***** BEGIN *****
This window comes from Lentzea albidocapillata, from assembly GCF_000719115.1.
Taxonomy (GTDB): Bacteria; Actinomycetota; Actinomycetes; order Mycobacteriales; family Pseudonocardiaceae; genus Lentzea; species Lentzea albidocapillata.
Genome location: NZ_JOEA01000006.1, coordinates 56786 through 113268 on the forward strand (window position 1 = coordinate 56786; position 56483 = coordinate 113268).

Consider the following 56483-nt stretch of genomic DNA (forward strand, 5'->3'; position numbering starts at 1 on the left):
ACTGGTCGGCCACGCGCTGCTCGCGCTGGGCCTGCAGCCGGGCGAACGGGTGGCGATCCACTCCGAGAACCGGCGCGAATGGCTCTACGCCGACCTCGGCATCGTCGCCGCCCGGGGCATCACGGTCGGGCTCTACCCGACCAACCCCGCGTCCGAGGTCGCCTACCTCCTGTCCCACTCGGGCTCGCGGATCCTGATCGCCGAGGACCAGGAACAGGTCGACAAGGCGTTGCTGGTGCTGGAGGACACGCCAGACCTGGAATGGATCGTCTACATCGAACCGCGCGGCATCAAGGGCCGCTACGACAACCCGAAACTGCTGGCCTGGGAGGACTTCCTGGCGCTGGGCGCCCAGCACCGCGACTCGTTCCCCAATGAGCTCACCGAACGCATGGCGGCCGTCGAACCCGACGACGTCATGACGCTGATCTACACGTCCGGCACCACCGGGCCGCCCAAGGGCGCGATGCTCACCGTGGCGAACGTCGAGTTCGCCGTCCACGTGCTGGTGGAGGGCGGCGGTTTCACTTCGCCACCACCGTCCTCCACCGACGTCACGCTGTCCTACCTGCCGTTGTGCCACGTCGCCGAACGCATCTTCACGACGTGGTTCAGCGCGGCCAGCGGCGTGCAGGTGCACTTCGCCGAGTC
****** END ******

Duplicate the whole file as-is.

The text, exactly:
This window comes from Lentzea albidocapillata, from assembly GCF_000719115.1.
Taxonomy (GTDB): Bacteria; Actinomycetota; Actinomycetes; order Mycobacteriales; family Pseudonocardiaceae; genus Lentzea; species Lentzea albidocapillata.
Genome location: NZ_JOEA01000006.1, coordinates 56786 through 113268 on the forward strand (window position 1 = coordinate 56786; position 56483 = coordinate 113268).

Consider the following 56483-nt stretch of genomic DNA (forward strand, 5'->3'; position numbering starts at 1 on the left):
ACTGGTCGGCCACGCGCTGCTCGCGCTGGGCCTGCAGCCGGGCGAACGGGTGGCGATCCACTCCGAGAACCGGCGCGAATGGCTCTACGCCGACCTCGGCATCGTCGCCGCCCGGGGCATCACGGTCGGGCTCTACCCGACCAACCCCGCGTCCGAGGTCGCCTACCTCCTGTCCCACTCGGGCTCGCGGATCCTGATCGCCGAGGACCAGGAACAGGTCGACAAGGCGTTGCTGGTGCTGGAGGACACGCCAGACCTGGAATGGATCGTCTACATCGAACCGCGCGGCATCAAGGGCCGCTACGACAACCCGAAACTGCTGGCCTGGGAGGACTTCCTGGCGCTGGGCGCCCAGCACCGCGACTCGTTCCCCAATGAGCTCACCGAACGCATGGCGGCCGTCGAACCCGACGACGTCATGACGCTGATCTACACGTCCGGCACCACCGGGCCGCCCAAGGGCGCGATGCTCACCGTGGCGAACGTCGAGTTCGCCGTCCACGTGCTGGTGGAGGGCGGCGGTTTCACTTCGCCACCACCGTCCTCCACCGACGTCACGCTGTCCTACCTGCCGTTGTGCCACGTCGCCGAACGCATCTTCACGACGTGGTTCAGCGCGGCCAGCGGCGTGCAGGTGCACTTCGCCGAGTC